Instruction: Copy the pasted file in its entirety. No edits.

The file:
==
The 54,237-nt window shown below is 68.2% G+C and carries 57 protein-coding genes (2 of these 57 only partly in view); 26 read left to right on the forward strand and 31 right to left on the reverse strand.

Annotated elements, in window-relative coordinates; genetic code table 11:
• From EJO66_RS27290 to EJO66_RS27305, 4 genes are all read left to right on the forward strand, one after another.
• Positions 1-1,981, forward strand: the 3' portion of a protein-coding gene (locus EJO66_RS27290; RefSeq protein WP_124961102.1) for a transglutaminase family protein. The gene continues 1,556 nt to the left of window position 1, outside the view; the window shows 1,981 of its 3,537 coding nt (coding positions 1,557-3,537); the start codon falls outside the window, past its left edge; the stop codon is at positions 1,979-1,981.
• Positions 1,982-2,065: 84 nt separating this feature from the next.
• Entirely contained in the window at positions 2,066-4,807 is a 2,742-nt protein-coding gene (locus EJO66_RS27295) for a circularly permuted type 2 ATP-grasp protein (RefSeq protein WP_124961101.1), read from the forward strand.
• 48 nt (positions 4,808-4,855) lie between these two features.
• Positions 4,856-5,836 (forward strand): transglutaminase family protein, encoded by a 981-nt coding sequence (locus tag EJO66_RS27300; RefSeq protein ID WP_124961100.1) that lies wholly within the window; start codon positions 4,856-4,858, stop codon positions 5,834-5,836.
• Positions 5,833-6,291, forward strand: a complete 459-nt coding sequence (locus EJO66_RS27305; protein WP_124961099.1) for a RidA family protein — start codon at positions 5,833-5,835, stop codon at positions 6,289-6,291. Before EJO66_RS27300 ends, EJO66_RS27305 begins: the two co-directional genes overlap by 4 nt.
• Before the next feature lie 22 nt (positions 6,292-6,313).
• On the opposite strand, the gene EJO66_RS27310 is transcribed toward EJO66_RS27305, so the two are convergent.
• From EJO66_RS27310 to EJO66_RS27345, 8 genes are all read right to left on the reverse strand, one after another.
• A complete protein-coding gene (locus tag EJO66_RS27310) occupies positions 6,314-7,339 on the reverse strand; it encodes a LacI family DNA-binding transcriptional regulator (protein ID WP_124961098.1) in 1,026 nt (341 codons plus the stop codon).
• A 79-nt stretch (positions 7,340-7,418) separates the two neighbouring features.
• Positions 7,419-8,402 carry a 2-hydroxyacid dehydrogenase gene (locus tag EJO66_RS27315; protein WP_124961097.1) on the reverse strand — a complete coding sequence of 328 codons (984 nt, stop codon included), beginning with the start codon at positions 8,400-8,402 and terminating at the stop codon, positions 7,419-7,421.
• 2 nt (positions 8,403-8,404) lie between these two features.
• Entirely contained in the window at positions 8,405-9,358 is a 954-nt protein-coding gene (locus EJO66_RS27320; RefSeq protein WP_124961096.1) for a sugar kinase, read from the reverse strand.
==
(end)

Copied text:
The 54,237-nt window shown below is 68.2% G+C and carries 57 protein-coding genes (2 of these 57 only partly in view); 26 read left to right on the forward strand and 31 right to left on the reverse strand.

Annotated elements, in window-relative coordinates; genetic code table 11:
• From EJO66_RS27290 to EJO66_RS27305, 4 genes are all read left to right on the forward strand, one after another.
• Positions 1-1,981, forward strand: the 3' portion of a protein-coding gene (locus EJO66_RS27290; RefSeq protein WP_124961102.1) for a transglutaminase family protein. The gene continues 1,556 nt to the left of window position 1, outside the view; the window shows 1,981 of its 3,537 coding nt (coding positions 1,557-3,537); the start codon falls outside the window, past its left edge; the stop codon is at positions 1,979-1,981.
• Positions 1,982-2,065: 84 nt separating this feature from the next.
• Entirely contained in the window at positions 2,066-4,807 is a 2,742-nt protein-coding gene (locus EJO66_RS27295) for a circularly permuted type 2 ATP-grasp protein (RefSeq protein WP_124961101.1), read from the forward strand.
• 48 nt (positions 4,808-4,855) lie between these two features.
• Positions 4,856-5,836 (forward strand): transglutaminase family protein, encoded by a 981-nt coding sequence (locus tag EJO66_RS27300; RefSeq protein ID WP_124961100.1) that lies wholly within the window; start codon positions 4,856-4,858, stop codon positions 5,834-5,836.
• Positions 5,833-6,291, forward strand: a complete 459-nt coding sequence (locus EJO66_RS27305; protein WP_124961099.1) for a RidA family protein — start codon at positions 5,833-5,835, stop codon at positions 6,289-6,291. Before EJO66_RS27300 ends, EJO66_RS27305 begins: the two co-directional genes overlap by 4 nt.
• Before the next feature lie 22 nt (positions 6,292-6,313).
• On the opposite strand, the gene EJO66_RS27310 is transcribed toward EJO66_RS27305, so the two are convergent.
• From EJO66_RS27310 to EJO66_RS27345, 8 genes are all read right to left on the reverse strand, one after another.
• A complete protein-coding gene (locus tag EJO66_RS27310) occupies positions 6,314-7,339 on the reverse strand; it encodes a LacI family DNA-binding transcriptional regulator (protein ID WP_124961098.1) in 1,026 nt (341 codons plus the stop codon).
• A 79-nt stretch (positions 7,340-7,418) separates the two neighbouring features.
• Positions 7,419-8,402 carry a 2-hydroxyacid dehydrogenase gene (locus tag EJO66_RS27315; protein WP_124961097.1) on the reverse strand — a complete coding sequence of 328 codons (984 nt, stop codon included), beginning with the start codon at positions 8,400-8,402 and terminating at the stop codon, positions 7,419-7,421.
• 2 nt (positions 8,403-8,404) lie between these two features.
• Entirely contained in the window at positions 8,405-9,358 is a 954-nt protein-coding gene (locus EJO66_RS27320; RefSeq protein WP_124961096.1) for a sugar kinase, read from the reverse strand.